Some people retain clothes several sizes too small or exercise equipment they never use or other products with “should” messages attached (like “I should make homemade bread with that machine I bought”).  Why?  Keeping such things just makes them feel fat and slothful.  Give yourself a deadline.  Tape that date on those items.  If you don’t lose that weight or use that equipment by your designated date, give or sell them to others who will value them more than you obviously do.  You will feel relieved and gain space for other purposes. 

Planned obsolescence:
 If you have broken electronic items, stop saying, “I’ll get it fixed one day.”    Assess whether you even want that function anymore, and if so, whether you have other items which already perform it, too, like both a CD player and a computer that plays CDs.   Maybe the item is not even worth having anymore, much less repairing.  Check the cost of repairs vs. buying new.  You may save both space AND electricity.  I’m not a big fan of “planned obsolescence” but particularly for audio/visual devices, new prices have dropped even as quality has improved to such a point that many older items cost more to run and repair than to replace with something better.   My new notebook computer ($400) draws much less power, has much more memory, and has much better built in speakers, than previous laptops.  I bought a pair of mini-speakers (for the room) for about $29 and gave away the bigger ones.    Some contemporary devices render obsolete whole categories of furniture.  With small computers and big memories, maybe you don’t need that designated office in the basement for all those filing cabinets and prior bulky desktop computing equipment.  Now you can sit in your favorite chair or bed!  If you have a flat TV, you don’t need that armoire.  Maybe with a Kindle, you don’t need as many bookcases in your future.  Because of “planned obsolescence,” the Craig’s List prices of our non-razzle-dazzle color TVs were so low that we just gave them away to families who didn’t need the latest and greatest upgrade.  (We decided not to get another for ourselves at all).  Regarding other appliances, my father-in-law found a $99 chest freezer and a $69 printer/scanner to replace prior ones that no longer worked.   Now to dispose of those old items…

Save money for something you value more: 
Storage units in the US are doing a booming business, primarily, I think, because they enable people to postpone decision making … for a monthly fee.  How much is your indecisiveness worth to you?  $2000?  $10,000?   My husband paid $200/mo for five years before I put my foot down.  His boy scout uniform was in there, for goodness sake!  Rolls of 1970s upholstery fabric his mother never used.  I promise you, it is a lot more appealing to make decisions in your heated or air conditioned home with your favorite music playing than in a depressing, dark, corrugated building.  “Out of sight, out of mind” means “out of your pocketbook,” too.

Larger homes tend to cost more than small ones, sometimes to buy, and certainly to maintain and furnish.  How much of your home do you actually use? Do you spend 90% of your time in three rooms:  kitchen, bedroom, family room?  Do you always sit in one favorite chair, and wear three favorite shirts?  How many square feet do you really need?  Shedding stuff you don’t wear and don’t use can help you realize how much less you need. Have you ever noticed how cleverly organized boats and RVs are?  There is a lot you can do with a small, versatile space.  (See my blog articles on furnishing and storage in tiny homes).  How much is a home of that smaller size?  What might you do with money you free up in a smaller space?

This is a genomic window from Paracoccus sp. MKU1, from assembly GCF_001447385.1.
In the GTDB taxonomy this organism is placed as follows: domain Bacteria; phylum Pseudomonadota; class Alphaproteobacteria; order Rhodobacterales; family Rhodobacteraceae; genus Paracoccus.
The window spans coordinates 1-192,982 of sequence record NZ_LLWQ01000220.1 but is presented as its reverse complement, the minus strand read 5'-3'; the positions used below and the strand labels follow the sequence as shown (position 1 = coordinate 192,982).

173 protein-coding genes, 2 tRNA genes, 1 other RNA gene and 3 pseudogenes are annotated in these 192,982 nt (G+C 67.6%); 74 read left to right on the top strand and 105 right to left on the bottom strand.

I realized recently that my friends who travel least have overwhelming mortgages.  Maybe they are homebodies or maybe they are held hostage by real estate costs.  By contrast, almost every poorly paid language teacher I ever knew, lived in an apartment during the school year and traveled abroad all summer.  Think about what you want to do with your time and money.  What makes you happy?      

Make Money (or not): 
Hopin’ ain’t Gettin’:  Most people assume that their furniture and collectibles are more valuable than others do.  Is an assumption of some relative’s sentiment or market value the reason you are holding on to stuff?  If so, it is time for a reality check.  Ask your relatives if they want the china set for 12 or the old milk jug you picture for their future.  If they don’t, consider selling them.  Check websites, stores, consignment shops, and auction houses that sell similar items.  You may be surprised by what people will buy, and what they won’t.  Armed with this knowledge, move some items along, for profit (or not). 

I realize that most readers are not contemplating as drastic a downsize as I undertook to move to our little cabin in the woods, but I can indeed claim to have “walked the walk” not just “talked the talk” in terms of proactively shedding stuff in advance of a major life change.      

I hope that this list of benefits helps you get started! Please let me know how you do!

 (See Part II, the helpful hints section, for websites and other info).

1 comment:

  1. The night I read your de-acquisitioning blog, I also thought about re-acquisitioning. By that I mean, I went up to attic, opened box with some wedding china. Original boxes!!! From 1993 marriage. I looked at it, again prompted by your blog, and thought "Man, this is absolutely gorgeous. If I had to choose it over again, I'd want exactly the same." Then I told myself, get this stuff out of the attic and start using it, you dummy. My breakthrough moment will bringing down one place setting. Maybe the next time I make myself a bagel, it'll be on Bernardaud china with an azur blue rim, gold trim and the most beautiful shade of white. - DSB Philadelphia, PA